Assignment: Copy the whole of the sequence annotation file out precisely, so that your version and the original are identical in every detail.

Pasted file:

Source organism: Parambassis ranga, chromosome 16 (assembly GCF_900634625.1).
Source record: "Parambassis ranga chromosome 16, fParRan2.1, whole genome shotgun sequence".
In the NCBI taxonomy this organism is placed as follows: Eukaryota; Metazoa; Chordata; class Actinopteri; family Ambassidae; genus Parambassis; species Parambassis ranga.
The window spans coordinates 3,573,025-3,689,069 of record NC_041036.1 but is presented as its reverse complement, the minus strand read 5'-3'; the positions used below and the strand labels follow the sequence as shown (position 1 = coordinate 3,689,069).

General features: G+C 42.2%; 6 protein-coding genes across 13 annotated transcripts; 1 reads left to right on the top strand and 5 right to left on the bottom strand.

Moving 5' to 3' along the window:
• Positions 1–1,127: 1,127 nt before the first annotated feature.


Source organism: Parambassis ranga, chromosome 16 (assembly GCF_900634625.1).
Source record: "Parambassis ranga chromosome 16, fParRan2.1, whole genome shotgun sequence".
In the NCBI taxonomy this organism is placed as follows: Eukaryota; Metazoa; Chordata; class Actinopteri; family Ambassidae; genus Parambassis; species Parambassis ranga.
The window spans coordinates 3,573,025-3,689,069 of record NC_041036.1 but is presented as its reverse complement, the minus strand read 5'-3'; the positions used below and the strand labels follow the sequence as shown (position 1 = coordinate 3,689,069).

General features: G+C 42.2%; 6 protein-coding genes across 13 annotated transcripts; 1 reads left to right on the top strand and 5 right to left on the bottom strand.

Moving 5' to 3' along the window:
• Positions 1–1,127: 1,127 nt before the first annotated feature.